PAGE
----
What¿s In Store For The Loser?

The loser of the looming Barack Obama-John McCain contest is entitled to a consolation prize: an all-expenses-paid, one-way ticket back to the United States Senate.

An Obama loss would shake American politics to its core, but the candidate said Wednesday that he’d adapt to life as a high-profile foot soldier in the Senate’s Democratic majority.

McCain hasn’t said whether he’d return to the Senate if he loses his White House bid — and his campaign is bristling at the very suggestion.

“McCain doesn’t plan on returning to the Senate,” McCain spokesman Tucker Bounds said Wednesday. “He plans on winning the election because he’s absolutely qualified to be president of the United States.”

But friends and GOP insiders who’ve taken a sober look at the polls expect to see McCain back at the Capitol come January — and maybe even as early as a lame-duck session scheduled to start two weeks after the election. They’re just not sure what role he will play there.

“I think John will return to the Senate,” says a longtime friend of McCain’s. “The question is whether he’ll return to be a constructive force or whether he’ll be embittered. Only John can answer that.”

Operatives in both parties say that Obama’s defeat would have a tectonic impact outside of Washington — setting off a massive wave of angry soul-searching among Democrats who turned self-flagellation into an art form after a pair of losses to George W. Bush.

Yet Obama’s return wouldn’t greatly change the political order of the Senate. Still a freshman, the junior senator from Illinois would join Sens. Hillary Rodham Clinton (D-N.Y.) and John F. Kerry (D- Mass.) in the We-Were-Almost-President Caucus, and he’d still have to abide by the dictates set by a stable Democratic leadership which seems certain to pick up seats regardless of Obama’s fate.

Asked about a possible return, Obama told ABC’s Charles Gibson Wednesday: “I’m a relatively young man. You know, they say there’s no second acts in politics. But you know, I think there are enough exceptions out there that I think I could envision returning to the Senate and just doing some terrific work with the next president and the next Congress.”

McCain, by contrast, would have the potential to be a much bigger player in a much smaller, more troubled caucus.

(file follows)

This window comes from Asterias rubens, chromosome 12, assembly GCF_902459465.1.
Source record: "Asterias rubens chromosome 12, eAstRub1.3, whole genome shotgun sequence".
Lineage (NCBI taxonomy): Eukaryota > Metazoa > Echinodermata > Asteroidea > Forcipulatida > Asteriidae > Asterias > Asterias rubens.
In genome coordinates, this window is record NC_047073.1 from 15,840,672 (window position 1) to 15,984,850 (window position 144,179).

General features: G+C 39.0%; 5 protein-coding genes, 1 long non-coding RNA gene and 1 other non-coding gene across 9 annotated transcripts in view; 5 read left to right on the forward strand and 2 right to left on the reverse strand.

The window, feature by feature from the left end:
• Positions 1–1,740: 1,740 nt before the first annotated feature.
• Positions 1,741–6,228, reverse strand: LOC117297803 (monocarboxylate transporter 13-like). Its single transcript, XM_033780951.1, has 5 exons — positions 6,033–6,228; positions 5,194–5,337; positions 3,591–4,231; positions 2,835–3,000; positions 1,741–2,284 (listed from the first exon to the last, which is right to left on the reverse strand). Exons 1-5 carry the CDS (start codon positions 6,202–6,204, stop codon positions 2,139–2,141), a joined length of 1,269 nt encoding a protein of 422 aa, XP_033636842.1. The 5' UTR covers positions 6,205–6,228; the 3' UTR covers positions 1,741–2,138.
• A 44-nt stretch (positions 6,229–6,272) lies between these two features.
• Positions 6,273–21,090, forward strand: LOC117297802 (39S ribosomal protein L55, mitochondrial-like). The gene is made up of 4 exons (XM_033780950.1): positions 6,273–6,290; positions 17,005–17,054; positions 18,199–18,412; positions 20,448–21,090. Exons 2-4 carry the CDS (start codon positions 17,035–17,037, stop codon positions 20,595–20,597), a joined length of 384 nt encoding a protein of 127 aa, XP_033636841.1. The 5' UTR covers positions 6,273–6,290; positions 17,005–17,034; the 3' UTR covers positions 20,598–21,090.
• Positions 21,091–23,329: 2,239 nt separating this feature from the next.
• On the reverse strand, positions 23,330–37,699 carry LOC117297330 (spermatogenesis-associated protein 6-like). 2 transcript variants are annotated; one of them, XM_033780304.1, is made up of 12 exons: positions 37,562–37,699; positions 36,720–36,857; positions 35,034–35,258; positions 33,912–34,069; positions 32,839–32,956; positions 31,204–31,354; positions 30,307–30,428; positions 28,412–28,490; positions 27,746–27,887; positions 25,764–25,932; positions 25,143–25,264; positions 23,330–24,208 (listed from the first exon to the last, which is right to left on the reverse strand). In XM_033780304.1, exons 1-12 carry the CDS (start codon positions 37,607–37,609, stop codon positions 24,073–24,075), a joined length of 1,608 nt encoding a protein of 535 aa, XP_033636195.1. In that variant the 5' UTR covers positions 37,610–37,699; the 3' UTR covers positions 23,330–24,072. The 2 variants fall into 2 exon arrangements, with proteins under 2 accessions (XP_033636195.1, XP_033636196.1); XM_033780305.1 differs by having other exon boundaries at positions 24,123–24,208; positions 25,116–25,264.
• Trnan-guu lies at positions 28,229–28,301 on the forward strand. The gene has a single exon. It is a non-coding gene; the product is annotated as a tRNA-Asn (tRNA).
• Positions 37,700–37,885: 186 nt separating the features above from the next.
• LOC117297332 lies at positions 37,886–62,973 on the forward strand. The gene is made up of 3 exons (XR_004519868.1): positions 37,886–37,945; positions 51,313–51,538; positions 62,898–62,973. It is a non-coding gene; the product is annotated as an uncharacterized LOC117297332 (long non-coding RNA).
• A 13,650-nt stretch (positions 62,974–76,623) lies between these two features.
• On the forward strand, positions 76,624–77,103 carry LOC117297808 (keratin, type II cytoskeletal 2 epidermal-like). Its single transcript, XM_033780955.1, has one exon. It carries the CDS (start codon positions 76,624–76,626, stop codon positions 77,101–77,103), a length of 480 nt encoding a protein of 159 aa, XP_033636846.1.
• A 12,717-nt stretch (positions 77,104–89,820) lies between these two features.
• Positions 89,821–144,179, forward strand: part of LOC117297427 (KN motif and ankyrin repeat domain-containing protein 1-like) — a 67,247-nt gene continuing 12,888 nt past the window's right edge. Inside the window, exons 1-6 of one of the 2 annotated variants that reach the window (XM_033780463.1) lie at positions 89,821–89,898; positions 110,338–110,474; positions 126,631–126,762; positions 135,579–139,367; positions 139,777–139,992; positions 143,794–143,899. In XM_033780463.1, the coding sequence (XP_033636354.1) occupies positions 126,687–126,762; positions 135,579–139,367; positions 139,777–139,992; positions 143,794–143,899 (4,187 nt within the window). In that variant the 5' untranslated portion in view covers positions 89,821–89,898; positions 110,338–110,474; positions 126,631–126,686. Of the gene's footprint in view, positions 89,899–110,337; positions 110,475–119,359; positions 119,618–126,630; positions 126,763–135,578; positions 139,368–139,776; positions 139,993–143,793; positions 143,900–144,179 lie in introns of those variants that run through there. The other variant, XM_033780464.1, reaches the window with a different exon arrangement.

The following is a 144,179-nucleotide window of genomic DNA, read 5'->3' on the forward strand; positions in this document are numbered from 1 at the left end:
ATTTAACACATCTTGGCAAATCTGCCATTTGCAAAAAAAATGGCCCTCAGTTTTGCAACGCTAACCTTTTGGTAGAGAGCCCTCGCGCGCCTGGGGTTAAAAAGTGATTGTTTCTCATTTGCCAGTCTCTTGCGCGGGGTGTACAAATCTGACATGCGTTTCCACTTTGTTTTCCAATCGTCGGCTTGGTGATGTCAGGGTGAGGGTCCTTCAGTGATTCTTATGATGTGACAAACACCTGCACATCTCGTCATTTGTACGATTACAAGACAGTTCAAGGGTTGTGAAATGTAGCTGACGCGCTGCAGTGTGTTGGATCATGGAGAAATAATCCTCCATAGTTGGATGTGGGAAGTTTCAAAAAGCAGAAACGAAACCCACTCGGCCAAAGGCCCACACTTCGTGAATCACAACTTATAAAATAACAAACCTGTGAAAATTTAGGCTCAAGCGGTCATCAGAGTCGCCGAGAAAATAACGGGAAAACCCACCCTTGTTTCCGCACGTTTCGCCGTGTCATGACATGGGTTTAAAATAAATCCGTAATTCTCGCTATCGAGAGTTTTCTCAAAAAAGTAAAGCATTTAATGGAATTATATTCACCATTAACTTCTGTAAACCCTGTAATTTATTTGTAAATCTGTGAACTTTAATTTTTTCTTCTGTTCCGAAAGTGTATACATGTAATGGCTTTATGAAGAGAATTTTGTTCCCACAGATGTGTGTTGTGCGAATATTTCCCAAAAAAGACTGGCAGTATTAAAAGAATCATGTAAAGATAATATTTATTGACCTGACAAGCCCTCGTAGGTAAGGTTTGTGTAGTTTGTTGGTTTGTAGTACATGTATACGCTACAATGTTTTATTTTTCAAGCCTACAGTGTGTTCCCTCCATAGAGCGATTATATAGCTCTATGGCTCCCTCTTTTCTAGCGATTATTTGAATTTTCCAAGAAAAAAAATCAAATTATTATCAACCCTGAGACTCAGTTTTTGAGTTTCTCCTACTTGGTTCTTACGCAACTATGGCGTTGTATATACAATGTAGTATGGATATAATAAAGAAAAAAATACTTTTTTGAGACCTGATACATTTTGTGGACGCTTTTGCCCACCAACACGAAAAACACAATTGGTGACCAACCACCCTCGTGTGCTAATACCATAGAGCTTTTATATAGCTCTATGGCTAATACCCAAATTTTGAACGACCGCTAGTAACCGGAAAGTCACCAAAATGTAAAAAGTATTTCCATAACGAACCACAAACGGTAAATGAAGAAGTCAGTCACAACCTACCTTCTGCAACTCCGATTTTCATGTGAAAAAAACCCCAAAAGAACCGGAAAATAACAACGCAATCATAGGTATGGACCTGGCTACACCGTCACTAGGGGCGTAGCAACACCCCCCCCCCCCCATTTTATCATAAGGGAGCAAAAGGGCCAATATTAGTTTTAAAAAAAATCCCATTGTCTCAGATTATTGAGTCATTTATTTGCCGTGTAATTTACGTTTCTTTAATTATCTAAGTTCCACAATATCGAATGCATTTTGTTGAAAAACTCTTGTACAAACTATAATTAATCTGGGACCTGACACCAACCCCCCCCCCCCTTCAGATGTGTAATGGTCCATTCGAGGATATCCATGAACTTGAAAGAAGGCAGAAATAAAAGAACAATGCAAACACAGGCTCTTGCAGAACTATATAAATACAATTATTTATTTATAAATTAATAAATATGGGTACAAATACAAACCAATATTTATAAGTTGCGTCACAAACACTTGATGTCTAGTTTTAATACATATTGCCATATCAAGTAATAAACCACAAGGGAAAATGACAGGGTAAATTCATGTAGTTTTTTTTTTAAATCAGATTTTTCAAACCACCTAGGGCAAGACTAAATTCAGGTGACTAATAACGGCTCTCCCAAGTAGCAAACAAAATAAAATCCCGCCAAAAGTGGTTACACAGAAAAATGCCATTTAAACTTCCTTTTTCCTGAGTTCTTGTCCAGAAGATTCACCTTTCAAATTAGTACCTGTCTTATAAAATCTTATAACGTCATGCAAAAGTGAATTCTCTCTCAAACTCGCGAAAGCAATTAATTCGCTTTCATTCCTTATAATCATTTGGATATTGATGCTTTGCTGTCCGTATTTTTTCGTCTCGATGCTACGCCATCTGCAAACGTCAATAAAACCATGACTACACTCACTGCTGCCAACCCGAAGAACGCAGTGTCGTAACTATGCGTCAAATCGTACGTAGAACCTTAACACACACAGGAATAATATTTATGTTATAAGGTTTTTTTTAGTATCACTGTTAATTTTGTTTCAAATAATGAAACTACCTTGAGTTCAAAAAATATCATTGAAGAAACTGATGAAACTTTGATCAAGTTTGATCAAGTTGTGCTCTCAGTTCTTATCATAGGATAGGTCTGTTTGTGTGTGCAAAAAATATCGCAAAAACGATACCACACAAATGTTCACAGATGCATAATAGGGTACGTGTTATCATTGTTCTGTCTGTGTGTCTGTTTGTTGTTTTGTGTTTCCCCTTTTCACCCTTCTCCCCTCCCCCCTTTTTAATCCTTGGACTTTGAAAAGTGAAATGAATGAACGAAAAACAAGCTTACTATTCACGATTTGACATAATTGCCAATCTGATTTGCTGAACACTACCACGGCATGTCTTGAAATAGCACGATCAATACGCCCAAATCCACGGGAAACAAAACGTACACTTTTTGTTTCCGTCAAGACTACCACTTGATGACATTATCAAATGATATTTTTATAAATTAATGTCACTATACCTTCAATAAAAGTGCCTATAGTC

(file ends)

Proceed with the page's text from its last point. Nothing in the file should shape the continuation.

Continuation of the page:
“McCain is going to return to a shattered party,” said Republican strategist John Feehery, who was a senior aide to former House Speaker Dennis Hastert (R-Ill.). “But he’ll still be the biggest name in the Senate and the biggest name in Republican politics, and I think some people will rely on him to be the voice during these times… It’ll be up to him on whether he gives up or helps re-brand the party.”

“The problem is way bigger than John McCain,” said a top Republican staffer who has worked in both houses. “We don’t have any ideas, and we need ideas to connect” with independents.

But just because McCain has pushed a “maverick” reform agenda as a presidential candidate doesn’t mean his GOP colleagues in the Senate will let him do the same for them. Senior Republican aides say McCain’s willingness to challenge party leaders on immigration and earmarks has made him unpopular — and that losing the presidential election wouldn’t do much to burnish his reputation.

“Like John Kerry, who came back and went underground, McCain will likely return to Washington to find that he’s not the leader of his party,” said one top GOP Senate aide.

Thomas Mann, a congressional scholar with the Brookings Institution, remembers the bitter McCain who returned to the Senate in 2000 after losing to Bush in the Republican primaries. “He as basically alienated from the Republican Party” Mann says. “For a long while, he opposed the central pillars of the Bush administration, like on tax cuts for example and he really flirted with the Democrats. This time, he’ll find there are no friends on either side of the aisle.”